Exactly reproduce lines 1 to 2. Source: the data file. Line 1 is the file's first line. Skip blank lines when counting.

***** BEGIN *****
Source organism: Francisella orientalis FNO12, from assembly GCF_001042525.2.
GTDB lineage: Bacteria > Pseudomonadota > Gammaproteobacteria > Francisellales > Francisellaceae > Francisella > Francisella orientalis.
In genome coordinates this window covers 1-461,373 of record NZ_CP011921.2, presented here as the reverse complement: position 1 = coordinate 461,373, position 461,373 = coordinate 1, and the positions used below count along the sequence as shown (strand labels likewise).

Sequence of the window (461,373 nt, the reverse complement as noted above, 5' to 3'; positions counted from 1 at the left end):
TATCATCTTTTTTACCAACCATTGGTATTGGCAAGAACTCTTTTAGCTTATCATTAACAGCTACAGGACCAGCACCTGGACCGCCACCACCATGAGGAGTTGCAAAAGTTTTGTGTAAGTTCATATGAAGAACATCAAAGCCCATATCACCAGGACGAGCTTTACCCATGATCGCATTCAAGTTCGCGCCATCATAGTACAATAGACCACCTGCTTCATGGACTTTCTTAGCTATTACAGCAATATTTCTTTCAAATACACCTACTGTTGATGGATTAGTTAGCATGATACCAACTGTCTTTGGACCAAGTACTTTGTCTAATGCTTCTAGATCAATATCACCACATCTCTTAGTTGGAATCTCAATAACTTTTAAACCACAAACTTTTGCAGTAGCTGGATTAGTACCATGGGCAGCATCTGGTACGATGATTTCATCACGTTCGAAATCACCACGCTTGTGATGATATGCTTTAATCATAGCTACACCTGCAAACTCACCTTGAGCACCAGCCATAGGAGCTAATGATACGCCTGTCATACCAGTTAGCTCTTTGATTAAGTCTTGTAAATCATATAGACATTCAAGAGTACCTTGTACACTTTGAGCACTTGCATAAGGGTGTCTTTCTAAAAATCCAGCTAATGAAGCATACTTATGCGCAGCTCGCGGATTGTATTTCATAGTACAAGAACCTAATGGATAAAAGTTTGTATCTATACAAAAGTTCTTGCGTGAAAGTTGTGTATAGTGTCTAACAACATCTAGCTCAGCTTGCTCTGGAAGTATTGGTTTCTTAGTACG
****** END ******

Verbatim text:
Source organism: Francisella orientalis FNO12, from assembly GCF_001042525.2.
GTDB lineage: Bacteria > Pseudomonadota > Gammaproteobacteria > Francisellales > Francisellaceae > Francisella > Francisella orientalis.